These and Those

Musings from Students of the Pardes Institute of Jewish Studies in Jerusalem

[PCJE Dvar Torah] Tzav: The Burnt Offering by Joseph Shamash

Posted on March 21, 2013 by Joseph Shamash

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In last week’s Parsha, the first 5 Chapters of the book of Vayikra described the variety of sacrificial practices that were addressed to the Children of Israel (Burnt, Flour, Peace, Sin and Guilt Offerings). This week, in parshat Tzav we continue with more details and regulations that are directed to the priests, namely Aaron and his sons but in a slightly different order (Burnt, Flour, Sin, Guilt, Peace). Peace falls two spots from 3rd to last place!

burnt offeringFor our purposes, we’re gonna focus on the first sacrifice, the Olah (burnt-offering):

“And God spoke to Moshe saying, Command Aaron and his sons saying: This is the law of the olah; it is the olah which shall burn upon the altar all night until the morning, and the fire of the altar shall burn in it. And the kohen shall wear his linen garment, and he shall wear linen trousers upon his flesh, and he shall take up the ashes which the fire has consumed with the olah upon the altar, and he shall place them beside the altar. And he shall remove his garments and wear other garments, and he shall remove the ashes outside of the camp, to a place that is pure. And the fire upon the altar shall burn in it, it shall not be extinguished, and the kohen shall burn wood upon it every morning, and he shall set the olah upon it and burn the fat of the shelamim upon it. An eternal fire shall burn upon the altar; it shall not be extinguished.” (Vayikra 6:1-6)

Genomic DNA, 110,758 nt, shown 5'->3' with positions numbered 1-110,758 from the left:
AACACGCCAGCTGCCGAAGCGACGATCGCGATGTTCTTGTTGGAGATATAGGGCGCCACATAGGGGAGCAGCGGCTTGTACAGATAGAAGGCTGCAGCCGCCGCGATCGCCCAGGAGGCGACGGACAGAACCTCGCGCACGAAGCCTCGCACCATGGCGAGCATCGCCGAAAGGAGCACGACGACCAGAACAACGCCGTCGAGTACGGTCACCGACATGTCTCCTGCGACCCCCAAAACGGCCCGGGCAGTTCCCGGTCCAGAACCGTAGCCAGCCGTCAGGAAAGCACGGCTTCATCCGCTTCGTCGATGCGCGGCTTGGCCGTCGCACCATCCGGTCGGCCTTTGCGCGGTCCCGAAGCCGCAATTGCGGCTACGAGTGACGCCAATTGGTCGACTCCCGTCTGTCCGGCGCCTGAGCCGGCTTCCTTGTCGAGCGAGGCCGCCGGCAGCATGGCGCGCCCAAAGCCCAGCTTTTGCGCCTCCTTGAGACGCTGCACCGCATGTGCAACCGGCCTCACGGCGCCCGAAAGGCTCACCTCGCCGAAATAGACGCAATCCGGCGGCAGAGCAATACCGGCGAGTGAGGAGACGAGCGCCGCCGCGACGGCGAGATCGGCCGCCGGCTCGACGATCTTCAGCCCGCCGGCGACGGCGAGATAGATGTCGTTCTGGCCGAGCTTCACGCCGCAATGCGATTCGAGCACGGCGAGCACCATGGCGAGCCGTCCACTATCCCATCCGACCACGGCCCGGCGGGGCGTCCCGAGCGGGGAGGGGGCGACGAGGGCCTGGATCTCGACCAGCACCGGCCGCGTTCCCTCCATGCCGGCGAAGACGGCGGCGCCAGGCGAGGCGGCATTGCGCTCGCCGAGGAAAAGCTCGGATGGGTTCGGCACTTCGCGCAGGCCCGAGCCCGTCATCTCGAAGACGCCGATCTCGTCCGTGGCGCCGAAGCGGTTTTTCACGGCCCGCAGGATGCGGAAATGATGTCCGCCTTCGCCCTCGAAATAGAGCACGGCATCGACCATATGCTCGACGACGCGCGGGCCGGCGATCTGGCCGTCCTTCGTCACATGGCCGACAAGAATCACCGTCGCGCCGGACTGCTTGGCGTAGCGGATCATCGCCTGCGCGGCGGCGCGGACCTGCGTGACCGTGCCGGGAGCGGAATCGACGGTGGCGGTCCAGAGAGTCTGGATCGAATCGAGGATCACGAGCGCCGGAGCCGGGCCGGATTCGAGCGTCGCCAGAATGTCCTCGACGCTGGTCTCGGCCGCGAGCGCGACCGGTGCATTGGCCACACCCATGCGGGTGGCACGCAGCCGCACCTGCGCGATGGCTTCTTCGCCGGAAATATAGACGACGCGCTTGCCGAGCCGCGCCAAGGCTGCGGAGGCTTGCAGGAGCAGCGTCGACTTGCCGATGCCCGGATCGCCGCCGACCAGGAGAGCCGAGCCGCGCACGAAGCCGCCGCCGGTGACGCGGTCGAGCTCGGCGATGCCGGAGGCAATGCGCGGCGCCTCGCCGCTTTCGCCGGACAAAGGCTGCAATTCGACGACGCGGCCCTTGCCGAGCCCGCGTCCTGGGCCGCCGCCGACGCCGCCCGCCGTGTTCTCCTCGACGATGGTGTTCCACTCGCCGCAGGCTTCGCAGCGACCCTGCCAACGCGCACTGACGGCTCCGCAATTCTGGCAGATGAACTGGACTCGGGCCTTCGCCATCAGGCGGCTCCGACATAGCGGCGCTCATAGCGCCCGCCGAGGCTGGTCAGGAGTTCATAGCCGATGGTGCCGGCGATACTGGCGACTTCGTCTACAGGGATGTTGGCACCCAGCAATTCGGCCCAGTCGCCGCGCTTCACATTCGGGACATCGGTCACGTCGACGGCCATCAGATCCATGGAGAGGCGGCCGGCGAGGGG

For me, what’s stands out here is the process the priest has to go through to dispose of the ashes in 3 distinct locations with descending levels of purity:

First, the offering is completely consumed by fire on top of the altar
(Super, super holy spot, you can’t get much holier than that!)

Then the ashes are shoveled and piled up to the side of the altar
(Okay, still pretty holy right next to the altar).

Finally, the priest changes out of his priestly garments, puts on other clothes* and takes the ashes outside the encampment to a “place that is pure.”
(Well, at least it wasn’t outside the camp in a ritually impure place).

(*I like to think that he changed into jeans and a tuxedo t-shirt and the other priests wouldn’t let him leave unless he had ample water and a hat to shield him from the heat of the wilderness.)

So what’s this whole process trying to teach us?

According to Rav Kook, “the ultimate objective of the Temple service is bringing the Divine Presence into our physical world (hashra’at Shechinah)…the Olah offering, completely burnt on the altar, corresponds to the highest level of communication between us and God, a sublime level in which the material world is of no consequence.”

sfOkay, so we are trying to transcend physicality and bring God’s eternal message into our lives. I like it, more cowbell, I mean Rav Kook please…

“The prophetic experience is a blaze of sacred flames inside the human soul, a divine interaction that transcends ordinary life. This extraordinary event corresponds to the first stage, the nighttime burning of the offering in the fire of the holy altar.